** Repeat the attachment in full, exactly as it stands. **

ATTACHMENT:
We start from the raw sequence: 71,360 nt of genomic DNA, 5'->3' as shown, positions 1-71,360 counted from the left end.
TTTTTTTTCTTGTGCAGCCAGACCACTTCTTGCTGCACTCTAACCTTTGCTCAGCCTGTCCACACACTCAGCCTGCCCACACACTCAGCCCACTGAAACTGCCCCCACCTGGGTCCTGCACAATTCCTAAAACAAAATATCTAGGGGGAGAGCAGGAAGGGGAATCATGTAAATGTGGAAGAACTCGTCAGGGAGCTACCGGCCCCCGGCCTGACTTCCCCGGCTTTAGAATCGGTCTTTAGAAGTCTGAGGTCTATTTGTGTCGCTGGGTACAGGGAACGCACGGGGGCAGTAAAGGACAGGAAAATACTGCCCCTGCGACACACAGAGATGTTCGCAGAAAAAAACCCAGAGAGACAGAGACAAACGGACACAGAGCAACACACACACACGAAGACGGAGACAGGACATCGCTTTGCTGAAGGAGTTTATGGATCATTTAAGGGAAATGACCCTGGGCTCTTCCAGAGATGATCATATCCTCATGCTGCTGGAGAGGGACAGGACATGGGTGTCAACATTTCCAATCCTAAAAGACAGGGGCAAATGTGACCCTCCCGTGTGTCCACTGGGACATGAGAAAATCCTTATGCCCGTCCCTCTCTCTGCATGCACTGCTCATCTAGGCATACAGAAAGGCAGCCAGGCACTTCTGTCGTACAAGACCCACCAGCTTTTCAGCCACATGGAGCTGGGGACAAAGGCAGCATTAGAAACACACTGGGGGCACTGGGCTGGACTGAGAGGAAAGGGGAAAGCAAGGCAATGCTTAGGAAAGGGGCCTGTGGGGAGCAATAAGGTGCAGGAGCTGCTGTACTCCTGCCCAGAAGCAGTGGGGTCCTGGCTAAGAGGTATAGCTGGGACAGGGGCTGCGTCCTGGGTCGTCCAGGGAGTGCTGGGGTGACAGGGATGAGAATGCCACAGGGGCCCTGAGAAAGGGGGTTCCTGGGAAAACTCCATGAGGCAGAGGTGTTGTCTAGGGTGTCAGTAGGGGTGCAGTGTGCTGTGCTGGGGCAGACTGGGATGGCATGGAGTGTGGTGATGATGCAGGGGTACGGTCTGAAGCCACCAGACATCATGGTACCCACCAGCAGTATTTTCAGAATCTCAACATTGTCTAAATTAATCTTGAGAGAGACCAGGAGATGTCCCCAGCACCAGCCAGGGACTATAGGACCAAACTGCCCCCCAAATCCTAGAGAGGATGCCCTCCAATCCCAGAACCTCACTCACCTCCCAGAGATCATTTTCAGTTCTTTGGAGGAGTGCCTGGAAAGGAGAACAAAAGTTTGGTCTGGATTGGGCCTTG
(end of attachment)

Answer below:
We start from the raw sequence: 71,360 nt of genomic DNA, 5'->3' as shown, positions 1-71,360 counted from the left end.
TTTTTTTTCTTGTGCAGCCAGACCACTTCTTGCTGCACTCTAACCTTTGCTCAGCCTGTCCACACACTCAGCCTGCCCACACACTCAGCCCACTGAAACTGCCCCCACCTGGGTCCTGCACAATTCCTAAAACAAAATATCTAGGGGGAGAGCAGGAAGGGGAATCATGTAAATGTGGAAGAACTCGTCAGGGAGCTACCGGCCCCCGGCCTGACTTCCCCGGCTTTAGAATCGGTCTTTAGAAGTCTGAGGTCTATTTGTGTCGCTGGGTACAGGGAACGCACGGGGGCAGTAAAGGACAGGAAAATACTGCCCCTGCGACACACAGAGATGTTCGCAGAAAAAAACCCAGAGAGACAGAGACAAACGGACACAGAGCAACACACACACACGAAGACGGAGACAGGACATCGCTTTGCTGAAGGAGTTTATGGATCATTTAAGGGAAATGACCCTGGGCTCTTCCAGAGATGATCATATCCTCATGCTGCTGGAGAGGGACAGGACATGGGTGTCAACATTTCCAATCCTAAAAGACAGGGGCAAATGTGACCCTCCCGTGTGTCCACTGGGACATGAGAAAATCCTTATGCCCGTCCCTCTCTCTGCATGCACTGCTCATCTAGGCATACAGAAAGGCAGCCAGGCACTTCTGTCGTACAAGACCCACCAGCTTTTCAGCCACATGGAGCTGGGGACAAAGGCAGCATTAGAAACACACTGGGGGCACTGGGCTGGACTGAGAGGAAAGGGGAAAGCAAGGCAATGCTTAGGAAAGGGGCCTGTGGGGAGCAATAAGGTGCAGGAGCTGCTGTACTCCTGCCCAGAAGCAGTGGGGTCCTGGCTAAGAGGTATAGCTGGGACAGGGGCTGCGTCCTGGGTCGTCCAGGGAGTGCTGGGGTGACAGGGATGAGAATGCCACAGGGGCCCTGAGAAAGGGGGTTCCTGGGAAAACTCCATGAGGCAGAGGTGTTGTCTAGGGTGTCAGTAGGGGTGCAGTGTGCTGTGCTGGGGCAGACTGGGATGGCATGGAGTGTGGTGATGATGCAGGGGTACGGTCTGAAGCCACCAGACATCATGGTACCCACCAGCAGTATTTTCAGAATCTCAACATTGTCTAAATTAATCTTGAGAGAGACCAGGAGATGTCCCCAGCACCAGCCAGGGACTATAGGACCAAACTGCCCCCCAAATCCTAGAGAGGATGCCCTCCAATCCCAGAACCTCACTCACCTCCCAGAGATCATTTTCAGTTCTTTGGAGGAGTGCCTGGAAAGGAGAACAAAAGTTTGGTCTGGATTGGGCCTTG